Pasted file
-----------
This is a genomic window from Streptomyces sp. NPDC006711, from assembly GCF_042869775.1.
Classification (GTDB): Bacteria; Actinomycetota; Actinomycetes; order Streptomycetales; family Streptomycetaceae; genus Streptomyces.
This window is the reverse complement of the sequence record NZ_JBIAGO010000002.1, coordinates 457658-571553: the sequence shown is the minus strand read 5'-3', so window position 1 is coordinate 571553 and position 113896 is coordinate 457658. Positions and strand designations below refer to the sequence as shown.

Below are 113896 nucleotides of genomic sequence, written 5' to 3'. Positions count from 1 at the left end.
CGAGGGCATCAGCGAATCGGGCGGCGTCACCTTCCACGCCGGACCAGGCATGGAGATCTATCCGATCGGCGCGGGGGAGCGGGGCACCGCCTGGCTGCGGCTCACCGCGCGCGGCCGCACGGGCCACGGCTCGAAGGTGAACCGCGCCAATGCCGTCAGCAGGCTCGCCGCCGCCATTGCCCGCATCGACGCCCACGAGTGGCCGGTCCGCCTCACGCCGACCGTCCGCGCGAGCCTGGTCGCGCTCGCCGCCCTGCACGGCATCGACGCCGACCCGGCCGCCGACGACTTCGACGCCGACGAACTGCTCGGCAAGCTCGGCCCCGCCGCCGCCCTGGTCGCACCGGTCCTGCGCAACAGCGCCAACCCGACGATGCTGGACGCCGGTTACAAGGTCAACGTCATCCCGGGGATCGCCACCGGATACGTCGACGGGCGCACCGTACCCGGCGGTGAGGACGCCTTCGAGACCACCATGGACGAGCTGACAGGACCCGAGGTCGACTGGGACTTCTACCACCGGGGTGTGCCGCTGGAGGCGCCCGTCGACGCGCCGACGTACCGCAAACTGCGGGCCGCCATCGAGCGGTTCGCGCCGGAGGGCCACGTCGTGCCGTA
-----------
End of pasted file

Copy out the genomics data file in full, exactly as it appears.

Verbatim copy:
This is a genomic window from Streptomyces sp. NPDC006711, from assembly GCF_042869775.1.
Classification (GTDB): Bacteria; Actinomycetota; Actinomycetes; order Streptomycetales; family Streptomycetaceae; genus Streptomyces.
This window is the reverse complement of the sequence record NZ_JBIAGO010000002.1, coordinates 457658-571553: the sequence shown is the minus strand read 5'-3', so window position 1 is coordinate 571553 and position 113896 is coordinate 457658. Positions and strand designations below refer to the sequence as shown.

Below are 113896 nucleotides of genomic sequence, written 5' to 3'. Positions count from 1 at the left end.
CGAGGGCATCAGCGAATCGGGCGGCGTCACCTTCCACGCCGGACCAGGCATGGAGATCTATCCGATCGGCGCGGGGGAGCGGGGCACCGCCTGGCTGCGGCTCACCGCGCGCGGCCGCACGGGCCACGGCTCGAAGGTGAACCGCGCCAATGCCGTCAGCAGGCTCGCCGCCGCCATTGCCCGCATCGACGCCCACGAGTGGCCGGTCCGCCTCACGCCGACCGTCCGCGCGAGCCTGGTCGCGCTCGCCGCCCTGCACGGCATCGACGCCGACCCGGCCGCCGACGACTTCGACGCCGACGAACTGCTCGGCAAGCTCGGCCCCGCCGCCGCCCTGGTCGCACCGGTCCTGCGCAACAGCGCCAACCCGACGATGCTGGACGCCGGTTACAAGGTCAACGTCATCCCGGGGATCGCCACCGGATACGTCGACGGGCGCACCGTACCCGGCGGTGAGGACGCCTTCGAGACCACCATGGACGAGCTGACAGGACCCGAGGTCGACTGGGACTTCTACCACCGGGGTGTGCCGCTGGAGGCGCCCGTCGACGCGCCGACGTACCGCAAACTGCGGGCCGCCATCGAGCGGTTCGCGCCGGAGGGCCACGTCGTGCCGTA